Muscle Aches

Written by Krista O'Connell
Medically Reviewed by George Krucik, MD

What Are Muscle Aches?

Muscle aches are also known as muscle pain, myalgia, or simply pain in the muscles. Muscle aches are extremely common. Almost everybody has likely experienced discomfort in his or her muscles at some point.

Because almost every part of the body has muscle tissue, this type of pain can be felt practically anywhere. According to the Mayo Clinic, it usually affects a small number of muscles at a time, although myalgia throughout the body is possible (Mayo Clinic, 2010).

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What Are the Most Common Causes of Muscle Aches?

Often, people who experience muscle aches can easily pinpoint the cause. This is because most instances of myalgia result from too much stress, tension, or physical activity. Some common causes include:

  • muscle tension in one or more areas of the body
  • overusing the muscle during physical activity
  • injuring the muscle while engaging in physically demanding work or exercise (muscle sprains and strains are both injuries that can cause muscle aches and pain)

What Types of Medical Conditions Can Cause Muscle Pain?

Not all muscle aches are related to stress, tension, and physical activity. Some medical explanations for myalgia include:

  • fibromyalgia
  • infections, such as the flu
  • lupus
  • use of certain medications or drugs, such as statins, ACE inhibitors, or cocaine
  • dermatomyositis (marked by inflammation and a rash)
  • polymyositis (marked by inflammation and tenderness)

Easing Muscle Aches at Home

Muscle aches often respond well to home treatment. Some measures you can take to ease any muscle discomfort from injuries and overuse include:

  • resting the area of the body where you are experiencing aches and pains
  • taking an over-the-counter pain reliever, such as ibuprofen
  • applying ice to the affected area to help relieve pain and ease inflammation

According to the National Institutes of Health (NIH), you should use ice for one to three days following the strain or sprain. Apply heat for any pain that remains after three days (NIH, 2011).

Other measures that may provide relief from muscle pain due to a variety of causes include:

  • gently stretching the muscles
  • avoiding high-impact activities until after the muscle pain goes away
  • avoiding weight-lifting sessions until the muscle pain is resolved
  • giving yourself time to rest
  • doing stress-relieving activities and exercises such as yoga and meditation to relieve tension

When Muscle Aches Should Be Addressed at a Doctor’s Office or Hospital

Muscle aches are not always harmless, and in some instances, home treatment is not enough. Myalgia can also be a sign that something is seriously wrong in your body.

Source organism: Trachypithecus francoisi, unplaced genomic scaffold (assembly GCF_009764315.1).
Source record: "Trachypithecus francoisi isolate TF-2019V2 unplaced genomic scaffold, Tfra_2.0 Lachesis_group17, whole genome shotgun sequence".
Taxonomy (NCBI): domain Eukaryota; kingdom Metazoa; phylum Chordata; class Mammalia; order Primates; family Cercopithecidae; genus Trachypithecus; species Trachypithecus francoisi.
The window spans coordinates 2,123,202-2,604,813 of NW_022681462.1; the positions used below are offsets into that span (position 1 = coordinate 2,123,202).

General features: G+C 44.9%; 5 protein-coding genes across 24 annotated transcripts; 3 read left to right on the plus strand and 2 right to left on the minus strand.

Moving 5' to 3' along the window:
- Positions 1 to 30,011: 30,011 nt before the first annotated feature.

You should see your doctor for:

  • pain that does not go away after a few days of home treatment
  • severe muscle pain if you are unsure of the cause
  • muscle pain that occurs along with a rash
  • muscle pain that occurs after a tick bite
  • myalgia accompanied by redness or swelling
  • pain that occurs soon after a change in the medications you take

The following can be a sign of a medical emergency. Get to the hospital as soon as possible if you experience any of the following along with aching muscles:

  • a sudden onset of water retention and/or a reduction in urine volume
  • difficulty swallowing
  • vomiting and/or running a fever
  • trouble catching your breath
  • stiffness in your neck area
  • muscles that are weak
  • inability to move the affected area of the body

Tips for Preventing Sore Muscles

If your muscle pain is caused by tension or physical activity, take these measures to lower your risk of developing muscle pain in the future:

  • Stretch your muscles before engaging in physical activity and after workouts.
  • Incorporate a warm-up and a cool-down into all of your exercise sessions.
  • Stay hydrated, especially on the days when you are active.
  • Engage in regular exercise to help promote optimal muscle tone.
  • Get up and stretch regularly if you work at a desk or in an environment that puts you at risk for muscle strain or tension.

According to the NIH, people who work at a desk should make an effort to get up and stretch at least every 60 minutes (NIH, 2011).

Your sore muscles might be due to something other than tension and physical activity. In this case, your doctor will best be able to advise you on how to fully resolve your muscle pain. The first priority will probably be to treat the primary condition.

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